A LETTER HOME — September 14, 1946

© 2008 — David Campbell

Winner, 2008 New South Wales State Championship, Morisset, NSW.

I am writing, dearest mother, of a land that’s like no other,
and a lifestyle that’s so far from all I’ve known.
But despite my homesick yearning there is so much I am learning
that there simply isn’t time to feel alone.

Though I miss the village chatter, it no longer seems to matter
that I’ve left the lanes and hedgerows well behind,
for this country is beguiling in a sense that has me smiling
at the sheltered way my life was once defined.

You have heard, I know, of sorrow, of a place with no tomorrow,
of a landscape that is stark and dry and bare,
where the wildlife is quite feral and each day is fraught with peril,
while the people, by and large, just couldn’t care.

But the tales of any nation are, in truth, exaggeration,
and one needs to pause and try to understand
how the past has been translated to the present now created,
for Australia is an ancient, timeless land.

As I write, the heat is fading, and a gum tree’s leaves are shading
me from daylight’s final blaze of blood-red sun.
While the distant hills still shimmer and I wait for starlight’s glimmer
I can ponder on the life I’ve now begun.

I remember you beseeching me to stay at home while teaching,
and I’m sorry that I caused you so much pain,
but I followed other voices, and, in taking up my choices,
I can truly say I’ve found so much to gain.

There is harshness in the weather, but it brings us all together…
we unite as one to face a common foe...
and the harmony of sharing brings a strength, a bond of caring,
that assists us all to prosper and to grow.

In the turning of the season I can find another reason
to renew my strength and keep my vow to stay,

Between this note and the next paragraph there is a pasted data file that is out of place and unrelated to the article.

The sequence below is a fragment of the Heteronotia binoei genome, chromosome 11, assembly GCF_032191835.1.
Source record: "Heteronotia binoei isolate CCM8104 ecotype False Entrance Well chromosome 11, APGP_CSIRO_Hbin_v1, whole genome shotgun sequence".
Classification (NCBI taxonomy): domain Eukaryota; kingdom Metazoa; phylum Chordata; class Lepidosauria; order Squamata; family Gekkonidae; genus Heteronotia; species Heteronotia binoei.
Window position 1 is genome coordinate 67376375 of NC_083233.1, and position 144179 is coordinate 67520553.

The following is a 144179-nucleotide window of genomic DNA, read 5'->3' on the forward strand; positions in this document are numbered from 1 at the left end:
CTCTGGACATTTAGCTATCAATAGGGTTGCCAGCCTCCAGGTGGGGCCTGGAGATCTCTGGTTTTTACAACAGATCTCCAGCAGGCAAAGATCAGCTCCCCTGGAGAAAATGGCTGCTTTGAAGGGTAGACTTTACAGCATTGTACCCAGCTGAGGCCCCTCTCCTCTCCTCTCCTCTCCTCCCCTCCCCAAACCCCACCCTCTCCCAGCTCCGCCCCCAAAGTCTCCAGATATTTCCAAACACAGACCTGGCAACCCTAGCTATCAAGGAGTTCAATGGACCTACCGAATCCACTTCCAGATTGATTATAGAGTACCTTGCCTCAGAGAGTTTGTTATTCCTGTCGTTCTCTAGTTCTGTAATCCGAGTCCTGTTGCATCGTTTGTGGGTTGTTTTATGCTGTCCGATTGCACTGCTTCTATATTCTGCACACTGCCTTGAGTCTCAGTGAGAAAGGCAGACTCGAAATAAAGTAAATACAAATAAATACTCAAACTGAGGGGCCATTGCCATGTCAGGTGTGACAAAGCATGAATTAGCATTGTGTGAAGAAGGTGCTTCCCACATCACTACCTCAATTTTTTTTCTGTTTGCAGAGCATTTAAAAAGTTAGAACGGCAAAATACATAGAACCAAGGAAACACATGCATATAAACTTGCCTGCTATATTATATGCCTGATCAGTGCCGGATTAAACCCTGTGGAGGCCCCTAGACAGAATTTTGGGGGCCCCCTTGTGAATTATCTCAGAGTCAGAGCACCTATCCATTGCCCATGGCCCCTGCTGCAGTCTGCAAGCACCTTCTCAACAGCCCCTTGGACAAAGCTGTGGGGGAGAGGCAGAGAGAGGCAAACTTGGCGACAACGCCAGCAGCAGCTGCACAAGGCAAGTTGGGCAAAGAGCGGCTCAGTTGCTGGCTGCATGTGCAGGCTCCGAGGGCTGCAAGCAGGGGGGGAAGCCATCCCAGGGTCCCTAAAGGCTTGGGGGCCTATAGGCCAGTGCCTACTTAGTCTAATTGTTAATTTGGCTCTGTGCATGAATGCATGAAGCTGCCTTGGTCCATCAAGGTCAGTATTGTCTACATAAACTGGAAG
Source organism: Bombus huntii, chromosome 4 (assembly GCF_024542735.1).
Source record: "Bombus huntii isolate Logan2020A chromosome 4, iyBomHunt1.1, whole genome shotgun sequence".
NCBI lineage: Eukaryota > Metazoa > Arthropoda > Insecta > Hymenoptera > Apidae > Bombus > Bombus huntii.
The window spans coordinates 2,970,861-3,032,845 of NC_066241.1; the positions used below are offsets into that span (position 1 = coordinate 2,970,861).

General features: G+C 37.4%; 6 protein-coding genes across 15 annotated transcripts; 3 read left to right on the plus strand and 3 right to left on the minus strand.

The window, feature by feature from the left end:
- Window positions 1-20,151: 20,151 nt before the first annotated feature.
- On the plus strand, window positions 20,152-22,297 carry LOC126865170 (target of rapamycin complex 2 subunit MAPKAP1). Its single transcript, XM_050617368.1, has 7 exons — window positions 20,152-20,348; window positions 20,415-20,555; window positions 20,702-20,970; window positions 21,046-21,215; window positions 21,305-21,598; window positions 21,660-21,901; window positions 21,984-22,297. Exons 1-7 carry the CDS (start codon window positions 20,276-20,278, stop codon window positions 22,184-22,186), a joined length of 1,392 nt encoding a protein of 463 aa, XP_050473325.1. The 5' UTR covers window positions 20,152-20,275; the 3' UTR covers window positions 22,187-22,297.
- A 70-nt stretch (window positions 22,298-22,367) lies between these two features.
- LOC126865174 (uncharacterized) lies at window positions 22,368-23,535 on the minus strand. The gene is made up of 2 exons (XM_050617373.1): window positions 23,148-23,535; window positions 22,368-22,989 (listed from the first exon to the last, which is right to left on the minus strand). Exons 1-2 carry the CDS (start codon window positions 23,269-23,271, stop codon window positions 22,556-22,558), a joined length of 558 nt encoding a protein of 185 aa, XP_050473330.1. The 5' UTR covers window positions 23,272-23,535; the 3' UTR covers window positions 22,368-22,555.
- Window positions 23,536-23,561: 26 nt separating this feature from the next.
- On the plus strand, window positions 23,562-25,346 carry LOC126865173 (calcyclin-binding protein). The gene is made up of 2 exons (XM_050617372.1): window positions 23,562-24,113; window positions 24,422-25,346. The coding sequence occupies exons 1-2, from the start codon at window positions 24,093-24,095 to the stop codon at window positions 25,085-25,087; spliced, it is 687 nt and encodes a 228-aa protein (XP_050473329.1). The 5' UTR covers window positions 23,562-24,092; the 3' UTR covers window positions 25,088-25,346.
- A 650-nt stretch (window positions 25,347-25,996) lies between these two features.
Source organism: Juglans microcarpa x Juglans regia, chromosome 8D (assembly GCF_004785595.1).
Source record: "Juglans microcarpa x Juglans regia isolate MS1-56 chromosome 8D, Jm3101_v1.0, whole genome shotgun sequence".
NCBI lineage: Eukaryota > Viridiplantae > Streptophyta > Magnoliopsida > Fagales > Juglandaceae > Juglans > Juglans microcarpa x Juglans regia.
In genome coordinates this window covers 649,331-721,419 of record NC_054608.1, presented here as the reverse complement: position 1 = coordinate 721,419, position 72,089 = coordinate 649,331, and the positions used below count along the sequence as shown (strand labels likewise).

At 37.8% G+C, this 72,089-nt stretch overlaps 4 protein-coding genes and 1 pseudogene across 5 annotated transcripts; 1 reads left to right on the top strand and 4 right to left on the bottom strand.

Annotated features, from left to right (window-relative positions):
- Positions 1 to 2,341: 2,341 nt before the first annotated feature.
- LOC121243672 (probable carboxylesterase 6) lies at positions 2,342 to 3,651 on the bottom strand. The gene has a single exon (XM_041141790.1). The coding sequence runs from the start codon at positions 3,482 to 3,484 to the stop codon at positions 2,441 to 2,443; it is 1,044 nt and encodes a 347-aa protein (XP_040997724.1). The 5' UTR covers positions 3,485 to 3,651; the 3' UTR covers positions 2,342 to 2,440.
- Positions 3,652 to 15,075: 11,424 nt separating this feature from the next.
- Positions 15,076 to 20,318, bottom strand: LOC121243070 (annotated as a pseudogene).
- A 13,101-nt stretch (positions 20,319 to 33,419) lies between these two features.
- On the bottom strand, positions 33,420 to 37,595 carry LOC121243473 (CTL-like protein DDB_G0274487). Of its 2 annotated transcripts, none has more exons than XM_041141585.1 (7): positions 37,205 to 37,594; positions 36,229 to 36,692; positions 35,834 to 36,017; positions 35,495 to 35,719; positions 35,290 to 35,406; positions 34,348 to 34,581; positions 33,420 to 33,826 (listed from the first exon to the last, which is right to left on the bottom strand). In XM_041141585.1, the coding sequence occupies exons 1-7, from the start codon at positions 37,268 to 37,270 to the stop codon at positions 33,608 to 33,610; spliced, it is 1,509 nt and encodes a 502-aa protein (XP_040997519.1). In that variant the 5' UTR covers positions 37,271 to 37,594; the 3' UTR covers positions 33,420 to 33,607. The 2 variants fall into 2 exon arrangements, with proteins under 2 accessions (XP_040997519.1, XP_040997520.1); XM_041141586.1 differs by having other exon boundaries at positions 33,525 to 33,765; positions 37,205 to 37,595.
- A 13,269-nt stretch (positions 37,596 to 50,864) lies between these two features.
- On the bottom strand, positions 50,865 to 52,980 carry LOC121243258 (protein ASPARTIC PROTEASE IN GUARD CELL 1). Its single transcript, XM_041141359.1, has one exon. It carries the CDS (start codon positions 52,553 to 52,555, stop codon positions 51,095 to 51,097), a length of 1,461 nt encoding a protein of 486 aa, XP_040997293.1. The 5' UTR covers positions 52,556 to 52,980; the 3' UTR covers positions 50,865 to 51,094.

for the drought has just been broken and each patch of green’s a token
of a future that at first seemed far away.

With the dams all overflowing and a breeze at twilight blowing,
it is possible to see some hope again.
In the people I am meeting there is joy, a friendly greeting,
for the lifeblood of the town flows with the rain.

But enough procrastinating, for, you see, I’m hesitating
to explain the major reason that I write.
All I ask is understanding, with a plea you’ll not be branding
me in haste with hurtful names, as well you might.

I have met a man, dear mother, and he’s unlike any other,
with a lifestyle that’s so very far from yours.
He is strong, yet kind and gentle, and there’s something elemental
in his knowledge of the land and nature’s laws.

He was wounded in the fighting in New Guinea, and that’s blighting
quite a lot of lives as men return back here.
There is little comprehension of the scale and true dimension
of the horror that they went through, and the fear.

But it seems as though he’s coping, and I very much am hoping
that the two of us can overcome the past,
for I love him very dearly and would ask that you, sincerely,
will support us both and make our union last.

Now I have one last confession, lest you get the wrong impression,
and I hesitate once more to set this down,
for I really need your blessing...your dismay would be distressing…
so I pray you’ll grant a smile and not a frown.

I have searched for words quite vainly, yet must state this very plainly,
for the man I love has skin as black as coal.
You may think I’ve lost my senses, but I’ve banished all pretences,
and I need him so, with all my heart and soul.

We will face discrimination with a joint determination
that we’ll do our best to prove the doubters wrong,
for his colour has no bearing on the life that we’ll be sharing,
but we know the road ahead is hard and long.

On our path lie many dangers, and the necessary changes
to this culture still lie decades down the track.
We’re just part of the beginning, in a battle well worth winning…
the acceptance for all time of white and black.

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